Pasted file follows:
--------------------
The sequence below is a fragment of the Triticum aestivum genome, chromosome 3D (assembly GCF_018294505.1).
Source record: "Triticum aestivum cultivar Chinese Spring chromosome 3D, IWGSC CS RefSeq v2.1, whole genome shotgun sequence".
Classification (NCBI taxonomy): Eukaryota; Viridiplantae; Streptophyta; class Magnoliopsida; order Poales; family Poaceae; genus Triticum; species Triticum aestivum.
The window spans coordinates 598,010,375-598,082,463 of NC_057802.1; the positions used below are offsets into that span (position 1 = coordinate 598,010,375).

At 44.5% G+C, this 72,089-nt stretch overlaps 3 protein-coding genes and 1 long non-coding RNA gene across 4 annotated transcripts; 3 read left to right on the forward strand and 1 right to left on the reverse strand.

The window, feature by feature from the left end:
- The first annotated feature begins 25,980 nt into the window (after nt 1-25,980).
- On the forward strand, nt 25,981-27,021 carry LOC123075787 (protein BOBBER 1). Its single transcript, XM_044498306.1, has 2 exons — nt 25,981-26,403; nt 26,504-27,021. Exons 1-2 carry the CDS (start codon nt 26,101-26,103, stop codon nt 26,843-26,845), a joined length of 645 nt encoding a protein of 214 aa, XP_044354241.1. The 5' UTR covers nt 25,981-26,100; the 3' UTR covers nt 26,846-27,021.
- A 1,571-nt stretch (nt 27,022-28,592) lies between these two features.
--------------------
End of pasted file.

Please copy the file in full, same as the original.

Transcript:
The sequence below is a fragment of the Triticum aestivum genome, chromosome 3D (assembly GCF_018294505.1).
Source record: "Triticum aestivum cultivar Chinese Spring chromosome 3D, IWGSC CS RefSeq v2.1, whole genome shotgun sequence".
Classification (NCBI taxonomy): Eukaryota; Viridiplantae; Streptophyta; class Magnoliopsida; order Poales; family Poaceae; genus Triticum; species Triticum aestivum.
The window spans coordinates 598,010,375-598,082,463 of NC_057802.1; the positions used below are offsets into that span (position 1 = coordinate 598,010,375).

At 44.5% G+C, this 72,089-nt stretch overlaps 3 protein-coding genes and 1 long non-coding RNA gene across 4 annotated transcripts; 3 read left to right on the forward strand and 1 right to left on the reverse strand.

The window, feature by feature from the left end:
- The first annotated feature begins 25,980 nt into the window (after nt 1-25,980).
- On the forward strand, nt 25,981-27,021 carry LOC123075787 (protein BOBBER 1). Its single transcript, XM_044498306.1, has 2 exons — nt 25,981-26,403; nt 26,504-27,021. Exons 1-2 carry the CDS (start codon nt 26,101-26,103, stop codon nt 26,843-26,845), a joined length of 645 nt encoding a protein of 214 aa, XP_044354241.1. The 5' UTR covers nt 25,981-26,100; the 3' UTR covers nt 26,846-27,021.
- A 1,571-nt stretch (nt 27,022-28,592) lies between these two features.